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North Norfolk residents 'let down' by poor mobile coverage - campaigners

Monday, March 16th 2015 by Ellen Branagh

North Norfolk is being left behind when it comes to mobile phone signal and should be prioritised for the rollout of new technology, according to campaigners.

While Norfolk is part of the government’s rollout of superfast broadband, some people in the area are concerned that it is falling behind the rest of the country when it comes to mobile technology.

A lack of 3G and 4G coverage leaves many people unable to access the mobile data their packages include, while patchy signal in some places means people cannot even send text messages or make and receive calls, concerned residents have told Cable.co.uk.

And the effect of the lack of signal in the northern part of the popular county has a wide-reaching impact, they said, affecting tourists who come to visit; to elderly residents unable to reach their carers; and hampering efforts to get businesses to locate in the area.

Callum Ringer, assistant manager at the Burlington Hotel in Sheringham, north Norfolk, said Vodafone is one of the better networks in the area, and he still endures unreliable service, as well as watching tourists visiting the area struggling even to make calls.

He said: “I work in a hotel, I’m having guests who come and stay and are having no end of problems.

“We’re a five-storey building and I’m telling people to literally just keep walking until they get a signal."

Mr Ringer added that a recent review for the hotel mentioned the lack of mobile signal, and that he was sure there are other people who have been annoyed by it.

He continued: “It seems like operators don’t really prioritise our area, because it’s a small town of 8,000 people, but they don’t see that come summer, there’s 20,000 people here, there’s a huge tourist influx.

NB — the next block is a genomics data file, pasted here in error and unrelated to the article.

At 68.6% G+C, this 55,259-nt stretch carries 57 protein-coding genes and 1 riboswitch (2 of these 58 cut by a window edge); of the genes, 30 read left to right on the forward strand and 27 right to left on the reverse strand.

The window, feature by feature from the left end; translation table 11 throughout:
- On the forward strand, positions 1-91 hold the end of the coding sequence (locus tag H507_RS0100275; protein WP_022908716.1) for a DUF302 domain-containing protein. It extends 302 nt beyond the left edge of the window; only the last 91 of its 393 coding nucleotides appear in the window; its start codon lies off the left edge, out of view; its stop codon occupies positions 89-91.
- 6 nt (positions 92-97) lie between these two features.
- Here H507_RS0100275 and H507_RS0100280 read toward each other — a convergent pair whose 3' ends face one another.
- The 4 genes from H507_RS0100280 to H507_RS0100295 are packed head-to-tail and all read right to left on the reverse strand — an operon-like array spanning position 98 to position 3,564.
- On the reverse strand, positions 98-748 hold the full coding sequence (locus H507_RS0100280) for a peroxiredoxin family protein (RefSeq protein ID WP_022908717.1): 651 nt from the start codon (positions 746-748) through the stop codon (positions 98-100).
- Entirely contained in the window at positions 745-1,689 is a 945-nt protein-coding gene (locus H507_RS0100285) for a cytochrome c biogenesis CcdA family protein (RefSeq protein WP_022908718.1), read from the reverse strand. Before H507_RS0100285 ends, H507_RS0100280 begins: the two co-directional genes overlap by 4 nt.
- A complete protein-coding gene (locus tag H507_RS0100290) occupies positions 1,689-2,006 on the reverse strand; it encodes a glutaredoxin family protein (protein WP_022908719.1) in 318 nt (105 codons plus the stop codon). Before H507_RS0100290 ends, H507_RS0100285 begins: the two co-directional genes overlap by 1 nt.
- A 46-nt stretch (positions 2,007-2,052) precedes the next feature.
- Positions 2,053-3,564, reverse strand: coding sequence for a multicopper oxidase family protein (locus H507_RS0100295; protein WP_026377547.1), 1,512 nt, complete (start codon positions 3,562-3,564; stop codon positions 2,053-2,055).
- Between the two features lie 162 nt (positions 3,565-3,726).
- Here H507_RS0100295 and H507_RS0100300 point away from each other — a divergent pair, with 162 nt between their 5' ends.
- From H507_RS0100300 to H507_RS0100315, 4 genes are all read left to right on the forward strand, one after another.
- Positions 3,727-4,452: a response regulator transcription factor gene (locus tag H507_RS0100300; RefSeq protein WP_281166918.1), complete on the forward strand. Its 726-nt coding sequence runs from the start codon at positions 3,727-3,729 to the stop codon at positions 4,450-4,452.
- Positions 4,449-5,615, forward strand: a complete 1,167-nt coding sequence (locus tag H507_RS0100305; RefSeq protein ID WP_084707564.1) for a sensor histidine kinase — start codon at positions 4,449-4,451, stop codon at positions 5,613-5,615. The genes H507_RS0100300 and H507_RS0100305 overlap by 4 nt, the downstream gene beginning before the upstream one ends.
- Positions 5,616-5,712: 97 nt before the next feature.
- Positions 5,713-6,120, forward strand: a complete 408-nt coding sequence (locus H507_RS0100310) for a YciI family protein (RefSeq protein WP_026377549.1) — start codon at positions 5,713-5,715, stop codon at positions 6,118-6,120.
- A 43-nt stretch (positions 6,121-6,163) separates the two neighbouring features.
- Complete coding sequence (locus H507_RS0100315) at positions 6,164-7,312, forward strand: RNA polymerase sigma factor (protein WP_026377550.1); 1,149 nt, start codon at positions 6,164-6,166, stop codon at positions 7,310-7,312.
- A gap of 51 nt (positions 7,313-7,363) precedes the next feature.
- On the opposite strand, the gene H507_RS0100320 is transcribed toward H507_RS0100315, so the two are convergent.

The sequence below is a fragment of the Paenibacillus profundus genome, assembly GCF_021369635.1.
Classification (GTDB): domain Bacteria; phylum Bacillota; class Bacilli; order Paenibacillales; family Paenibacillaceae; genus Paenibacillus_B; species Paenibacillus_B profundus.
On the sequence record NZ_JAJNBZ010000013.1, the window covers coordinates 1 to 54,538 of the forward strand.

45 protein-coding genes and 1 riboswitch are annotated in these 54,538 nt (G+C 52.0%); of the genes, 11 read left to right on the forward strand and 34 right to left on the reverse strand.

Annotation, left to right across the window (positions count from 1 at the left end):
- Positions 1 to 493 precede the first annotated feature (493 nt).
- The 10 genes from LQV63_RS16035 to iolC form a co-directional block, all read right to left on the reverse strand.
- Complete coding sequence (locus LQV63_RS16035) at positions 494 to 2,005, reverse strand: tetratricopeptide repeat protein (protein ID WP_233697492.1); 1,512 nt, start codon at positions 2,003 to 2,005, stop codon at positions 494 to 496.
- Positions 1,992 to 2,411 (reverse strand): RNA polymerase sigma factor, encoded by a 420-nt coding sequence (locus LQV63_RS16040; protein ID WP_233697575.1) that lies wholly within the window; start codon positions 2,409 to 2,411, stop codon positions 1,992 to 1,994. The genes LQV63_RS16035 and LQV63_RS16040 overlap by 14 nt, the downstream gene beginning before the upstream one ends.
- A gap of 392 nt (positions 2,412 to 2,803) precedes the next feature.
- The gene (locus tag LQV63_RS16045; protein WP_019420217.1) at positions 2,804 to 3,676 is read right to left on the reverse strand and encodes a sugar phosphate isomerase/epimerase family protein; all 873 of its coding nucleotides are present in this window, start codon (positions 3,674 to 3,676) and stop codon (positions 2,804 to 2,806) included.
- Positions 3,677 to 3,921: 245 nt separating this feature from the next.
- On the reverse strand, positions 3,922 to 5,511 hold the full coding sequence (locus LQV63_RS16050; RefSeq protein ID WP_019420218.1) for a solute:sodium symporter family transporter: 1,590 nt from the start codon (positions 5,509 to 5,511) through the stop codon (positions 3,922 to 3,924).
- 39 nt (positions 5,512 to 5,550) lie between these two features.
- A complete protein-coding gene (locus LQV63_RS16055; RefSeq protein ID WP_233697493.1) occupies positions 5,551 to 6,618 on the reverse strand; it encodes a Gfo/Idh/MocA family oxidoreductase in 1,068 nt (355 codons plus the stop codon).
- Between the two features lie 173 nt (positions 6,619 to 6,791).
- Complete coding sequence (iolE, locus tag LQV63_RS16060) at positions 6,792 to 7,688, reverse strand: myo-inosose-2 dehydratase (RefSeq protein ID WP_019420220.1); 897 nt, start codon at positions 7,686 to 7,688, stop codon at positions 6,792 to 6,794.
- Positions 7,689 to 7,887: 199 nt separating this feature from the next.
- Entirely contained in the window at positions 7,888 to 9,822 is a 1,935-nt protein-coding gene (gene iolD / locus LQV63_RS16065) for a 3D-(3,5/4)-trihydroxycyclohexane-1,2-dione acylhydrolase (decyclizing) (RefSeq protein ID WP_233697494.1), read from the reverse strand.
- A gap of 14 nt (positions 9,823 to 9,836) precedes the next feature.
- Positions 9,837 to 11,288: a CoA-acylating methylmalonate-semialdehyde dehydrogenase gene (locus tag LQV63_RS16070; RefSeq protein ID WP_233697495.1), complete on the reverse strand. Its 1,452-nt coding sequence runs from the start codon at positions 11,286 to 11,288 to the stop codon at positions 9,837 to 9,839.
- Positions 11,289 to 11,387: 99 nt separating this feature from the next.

“Operators aren’t just letting down residents from here, they’re letting down customers from elsewhere in the country.

“It’s an area where quite a lot of elderly people come away and sometimes they’re not mobile enough to go moving around looking for signal.

“And without generalising and wishing to sound ageist, while I’ve got a smartphone and can log on to wi-fi etc, they just expect to be able to use their phone to make a call and send a text and they can’t.”

'Step back in time'

Mr Ringer said Sheringham and nearby Cromer have no 3G signal as far as he knew. While going to other places with 3G and 4G makes him think “wow”, he said returning felt like taking a “step back in time”.

“We are promised better mobile phone signal, better broadband, and things like this, which aren’t really materialising as fast as they should be,” he added.

“Businesses are suffering, members of the public are suffering.

“There’s a general frustration that some places are getting prioritised for upgrades and we are missing out.”

Jono Read, the Labour candidate for Holt ward in the forthcoming North Norfolk District Council elections in May, is one of several local politicians campaigning for better mobile phone coverage by writing to operators about 3G and 4G coverage in the area.